Also on the program were Michigan Governor Jennifer Granholm, who presides over a region with one of the country's worst economies, former Massachusetts Governor and GOP (once and future) presidential candidate Mitt Romney, and CNBC host Jim Cramer.

Granholm has become experienced at talking about the economy, and defending President Obama's plans to address the crisis, which is what happens in part when you're a Democrat and you  govern the state with a 15% unemployment rate.  The sister-in-law of Tampa City Councilwoman Mary Mulhern, Granholm had the president's back again, praising the White House for its role in helping the troubled auto industry and creating an environment that allowed GM to pursue production of the Chevy Volt.

Starring in the role of the partisan critic of the President's economic policies was Romney, one of the few potential 2012 GOP contenders who doesn't have a book out (his tome will be published in March).    Of the stimulus plan , Romney called it a failure.

On a really depressing note regarding unepmloyment, check out Justin Fox's column in the current TIME.

He writes about how the Labor Department calculates the unemployment rate, and cites other factors that dictate how many people are out there that really want to work.  He says by one calculation, the unemployment rate is the worst since the Bureau of Labor Statistics began such reports:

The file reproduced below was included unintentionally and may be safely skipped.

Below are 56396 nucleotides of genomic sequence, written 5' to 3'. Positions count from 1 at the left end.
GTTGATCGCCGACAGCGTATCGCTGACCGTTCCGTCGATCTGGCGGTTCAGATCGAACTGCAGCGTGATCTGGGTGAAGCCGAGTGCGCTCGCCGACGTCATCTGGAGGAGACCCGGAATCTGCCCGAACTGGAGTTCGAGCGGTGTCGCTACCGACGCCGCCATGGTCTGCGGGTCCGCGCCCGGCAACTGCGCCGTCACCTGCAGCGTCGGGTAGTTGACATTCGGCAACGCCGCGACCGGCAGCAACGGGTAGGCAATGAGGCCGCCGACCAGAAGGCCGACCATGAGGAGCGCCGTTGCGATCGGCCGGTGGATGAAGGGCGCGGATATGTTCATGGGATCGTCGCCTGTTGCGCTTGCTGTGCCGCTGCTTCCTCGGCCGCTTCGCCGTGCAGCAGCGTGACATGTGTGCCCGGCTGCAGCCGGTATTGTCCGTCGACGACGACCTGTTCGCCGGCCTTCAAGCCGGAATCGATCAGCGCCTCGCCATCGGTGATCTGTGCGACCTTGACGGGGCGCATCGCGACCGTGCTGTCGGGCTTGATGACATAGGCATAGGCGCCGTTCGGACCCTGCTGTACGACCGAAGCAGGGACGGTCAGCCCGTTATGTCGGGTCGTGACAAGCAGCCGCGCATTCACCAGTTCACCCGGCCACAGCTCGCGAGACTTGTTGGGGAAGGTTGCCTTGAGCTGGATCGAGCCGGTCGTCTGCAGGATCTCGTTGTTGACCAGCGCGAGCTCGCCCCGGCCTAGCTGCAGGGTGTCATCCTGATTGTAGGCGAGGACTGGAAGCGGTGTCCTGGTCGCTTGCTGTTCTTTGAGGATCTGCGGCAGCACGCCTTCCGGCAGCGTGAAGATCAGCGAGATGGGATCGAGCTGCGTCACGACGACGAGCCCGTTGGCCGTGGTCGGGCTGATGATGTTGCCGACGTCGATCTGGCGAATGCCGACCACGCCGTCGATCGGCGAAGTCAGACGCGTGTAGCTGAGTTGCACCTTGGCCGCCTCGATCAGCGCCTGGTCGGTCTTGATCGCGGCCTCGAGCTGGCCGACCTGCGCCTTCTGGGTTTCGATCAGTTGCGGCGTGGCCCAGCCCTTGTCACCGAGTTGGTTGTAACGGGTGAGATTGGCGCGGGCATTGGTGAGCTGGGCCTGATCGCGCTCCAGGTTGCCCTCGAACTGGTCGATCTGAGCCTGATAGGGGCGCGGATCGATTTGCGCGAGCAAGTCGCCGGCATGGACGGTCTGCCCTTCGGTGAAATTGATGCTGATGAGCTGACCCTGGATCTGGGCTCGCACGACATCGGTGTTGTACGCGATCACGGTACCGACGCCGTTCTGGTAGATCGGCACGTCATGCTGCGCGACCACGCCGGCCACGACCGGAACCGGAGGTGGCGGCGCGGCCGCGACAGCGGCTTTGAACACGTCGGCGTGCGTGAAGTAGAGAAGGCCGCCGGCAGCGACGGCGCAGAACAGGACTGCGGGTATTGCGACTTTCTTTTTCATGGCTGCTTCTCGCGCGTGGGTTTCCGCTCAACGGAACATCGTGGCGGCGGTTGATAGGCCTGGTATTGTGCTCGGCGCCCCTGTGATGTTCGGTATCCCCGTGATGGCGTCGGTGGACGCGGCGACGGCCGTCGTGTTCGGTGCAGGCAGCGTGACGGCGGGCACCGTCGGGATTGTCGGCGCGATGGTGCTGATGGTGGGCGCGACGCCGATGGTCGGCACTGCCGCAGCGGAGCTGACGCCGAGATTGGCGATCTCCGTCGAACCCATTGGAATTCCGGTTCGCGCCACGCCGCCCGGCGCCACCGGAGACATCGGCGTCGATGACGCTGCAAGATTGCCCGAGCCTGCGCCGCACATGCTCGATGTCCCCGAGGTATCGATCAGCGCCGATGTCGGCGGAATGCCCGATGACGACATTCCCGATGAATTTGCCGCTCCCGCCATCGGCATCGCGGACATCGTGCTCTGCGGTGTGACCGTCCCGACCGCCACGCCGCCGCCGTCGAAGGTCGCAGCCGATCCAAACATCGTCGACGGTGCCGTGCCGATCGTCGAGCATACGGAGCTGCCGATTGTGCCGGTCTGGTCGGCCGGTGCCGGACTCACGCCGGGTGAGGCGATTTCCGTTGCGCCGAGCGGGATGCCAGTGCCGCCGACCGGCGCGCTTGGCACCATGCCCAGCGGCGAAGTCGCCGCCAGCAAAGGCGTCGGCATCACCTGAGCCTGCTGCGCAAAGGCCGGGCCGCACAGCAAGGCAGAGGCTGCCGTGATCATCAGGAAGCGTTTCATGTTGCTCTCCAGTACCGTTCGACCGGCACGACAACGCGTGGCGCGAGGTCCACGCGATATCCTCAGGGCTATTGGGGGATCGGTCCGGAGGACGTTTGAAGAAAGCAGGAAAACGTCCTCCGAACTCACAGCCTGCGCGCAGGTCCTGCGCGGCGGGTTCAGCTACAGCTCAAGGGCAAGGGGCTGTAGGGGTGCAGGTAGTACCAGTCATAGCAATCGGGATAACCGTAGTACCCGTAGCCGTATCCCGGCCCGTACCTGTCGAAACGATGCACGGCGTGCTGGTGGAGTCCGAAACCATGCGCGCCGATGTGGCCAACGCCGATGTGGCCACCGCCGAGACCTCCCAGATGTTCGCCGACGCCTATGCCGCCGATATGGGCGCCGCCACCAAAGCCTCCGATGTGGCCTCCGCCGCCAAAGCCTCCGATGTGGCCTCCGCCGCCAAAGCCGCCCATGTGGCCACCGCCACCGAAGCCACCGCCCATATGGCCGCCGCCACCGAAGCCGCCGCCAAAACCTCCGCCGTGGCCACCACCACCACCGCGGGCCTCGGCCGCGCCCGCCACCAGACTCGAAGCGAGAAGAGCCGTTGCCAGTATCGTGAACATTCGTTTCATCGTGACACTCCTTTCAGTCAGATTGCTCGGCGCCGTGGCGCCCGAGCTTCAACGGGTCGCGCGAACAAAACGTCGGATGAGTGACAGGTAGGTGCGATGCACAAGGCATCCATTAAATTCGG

Such measures still rely on people's own assessment of whether they want to work. A BLS study a decade ago found that these self-assessments aren't all that reliable. So how about the simplest possible job-market measure, the employment-to-population ratio? Among Americans ages 25 to 54, it was at 75.1% in November, down from 80.3% in early 2007 and — with the exception of October's 75% — the lowest it's been since 1984. Because of the entry of women into the workforce, the ratio trended upward from the 1960s through the 1990s. If you look just at men ages 25 to 54, the picture is much more dire. Their employment-to-population ratio of 80.6% in November is the lowest since the BLS began keeping track in 1948. It's 4 percentage points lower than it was in the depths of the early-1980s downturn.

Meanwhile, back on MTP, Christina Romer, the head of the White House Council of Economic Advisors, said she didn't think the recession was quite over, while Larry Summers on ABC's This Week said he thought it was.  Some political coverage today is trying to make an issue over the fact that the economic team isn't on the same page, but obviously, both could be correct, getting back to Greenspan's statement.  Whether the recession is officially over really means nothing on Main Street, hence the discussion about unemployment and Obama's meeting with banking officials today.